Do take time to listen to the podcast as most of my commentary came from her work (with a hat tip in the direction of Roger Scruton).
“All things have spiritual meaning in the Christian faith precisely because of our belief that God created the world in such a way that the spiritual and the material are profoundly intertwined. This fundamental character of Christian spirituality finds its climax in the incarnation of Jesus Christ, when God took on human flesh and lived among his people. The Lord’s Supper further challenges dualistic understandings of spirituality. In the Lord’s Supper we embrace, cherish, and practice the God-given interconnectedness between spiritual and material realities; we learn to see the extraordinary in the ordinary. The use of seemingly ordinary things, such as bread and wine, in the Lord’s Supper challenges us to see that everyday aspects of our lives are imputed with spiritual meaning.” (p 2)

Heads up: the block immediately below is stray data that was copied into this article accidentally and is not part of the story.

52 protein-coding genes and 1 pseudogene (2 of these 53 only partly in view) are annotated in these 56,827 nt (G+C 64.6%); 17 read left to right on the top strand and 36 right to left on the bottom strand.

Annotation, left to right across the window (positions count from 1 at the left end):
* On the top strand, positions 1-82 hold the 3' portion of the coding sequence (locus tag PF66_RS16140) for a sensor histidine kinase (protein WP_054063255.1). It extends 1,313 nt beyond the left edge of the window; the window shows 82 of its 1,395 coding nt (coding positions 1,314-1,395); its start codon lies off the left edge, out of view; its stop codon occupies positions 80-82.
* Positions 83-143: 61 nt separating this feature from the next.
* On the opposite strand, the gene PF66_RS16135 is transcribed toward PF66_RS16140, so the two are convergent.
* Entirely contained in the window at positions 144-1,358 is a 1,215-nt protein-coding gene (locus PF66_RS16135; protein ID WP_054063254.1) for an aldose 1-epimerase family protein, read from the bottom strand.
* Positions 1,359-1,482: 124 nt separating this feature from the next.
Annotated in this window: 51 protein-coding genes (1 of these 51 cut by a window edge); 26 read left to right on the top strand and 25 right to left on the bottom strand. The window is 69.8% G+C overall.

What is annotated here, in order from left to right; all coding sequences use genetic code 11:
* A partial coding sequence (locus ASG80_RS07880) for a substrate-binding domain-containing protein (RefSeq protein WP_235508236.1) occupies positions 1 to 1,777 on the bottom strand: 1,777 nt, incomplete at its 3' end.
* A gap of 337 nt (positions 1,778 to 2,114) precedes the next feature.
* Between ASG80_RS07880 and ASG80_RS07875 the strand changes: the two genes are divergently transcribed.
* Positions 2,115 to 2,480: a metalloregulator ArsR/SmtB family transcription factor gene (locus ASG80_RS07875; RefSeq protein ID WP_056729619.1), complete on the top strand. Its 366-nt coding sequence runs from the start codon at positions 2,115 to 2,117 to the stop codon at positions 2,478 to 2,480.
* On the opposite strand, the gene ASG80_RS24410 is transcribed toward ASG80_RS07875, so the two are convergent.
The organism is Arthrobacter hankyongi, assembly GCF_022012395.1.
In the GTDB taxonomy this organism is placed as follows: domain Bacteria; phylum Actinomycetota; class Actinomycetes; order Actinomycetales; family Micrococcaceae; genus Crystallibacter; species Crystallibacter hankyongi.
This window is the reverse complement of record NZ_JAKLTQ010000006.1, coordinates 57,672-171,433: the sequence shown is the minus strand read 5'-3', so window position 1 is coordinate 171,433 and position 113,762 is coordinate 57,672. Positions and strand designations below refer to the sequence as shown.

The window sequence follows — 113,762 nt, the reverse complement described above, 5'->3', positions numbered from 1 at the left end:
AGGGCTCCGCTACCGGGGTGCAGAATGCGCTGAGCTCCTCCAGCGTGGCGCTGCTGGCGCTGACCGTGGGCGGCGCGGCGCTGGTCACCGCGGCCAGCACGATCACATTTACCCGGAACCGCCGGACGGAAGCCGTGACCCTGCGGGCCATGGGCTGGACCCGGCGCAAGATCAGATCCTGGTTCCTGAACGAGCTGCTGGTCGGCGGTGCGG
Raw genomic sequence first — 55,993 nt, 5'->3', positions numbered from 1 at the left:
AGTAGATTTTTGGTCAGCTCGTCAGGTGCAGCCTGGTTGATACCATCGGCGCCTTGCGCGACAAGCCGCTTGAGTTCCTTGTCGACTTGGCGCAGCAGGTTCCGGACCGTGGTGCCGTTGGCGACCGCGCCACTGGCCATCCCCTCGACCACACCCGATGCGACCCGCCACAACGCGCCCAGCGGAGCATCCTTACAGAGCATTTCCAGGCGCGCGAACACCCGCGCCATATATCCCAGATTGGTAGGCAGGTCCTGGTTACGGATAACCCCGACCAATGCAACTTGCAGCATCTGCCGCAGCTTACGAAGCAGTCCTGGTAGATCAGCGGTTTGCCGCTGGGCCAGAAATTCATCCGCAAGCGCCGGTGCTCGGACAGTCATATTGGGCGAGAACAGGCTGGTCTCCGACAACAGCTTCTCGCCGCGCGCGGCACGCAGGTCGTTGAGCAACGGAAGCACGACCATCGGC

“Our participation in the ritual of the Lord’s Supper, with its emphasis on the movement of the body and different bodily postures and gestures, teaches us something fundamental about the Christian faith, something that is a very hard lesson to learn: that we are not in charge of our salvation and our spiritual growth…Just as we partake by receiving Christ in the bread and wine, so must our fundamental posture in the Christian life be that of receptivity. It is an active willingness to remain poor and open at the center of our lives in order to receive Christ and his ongoing work through the Holy Spirit. We must learn to cease from striving and to trust that living consistently at the brink of exhaustion is not the mark of the spiritual life or a virtue for which we should strive.” (p 81)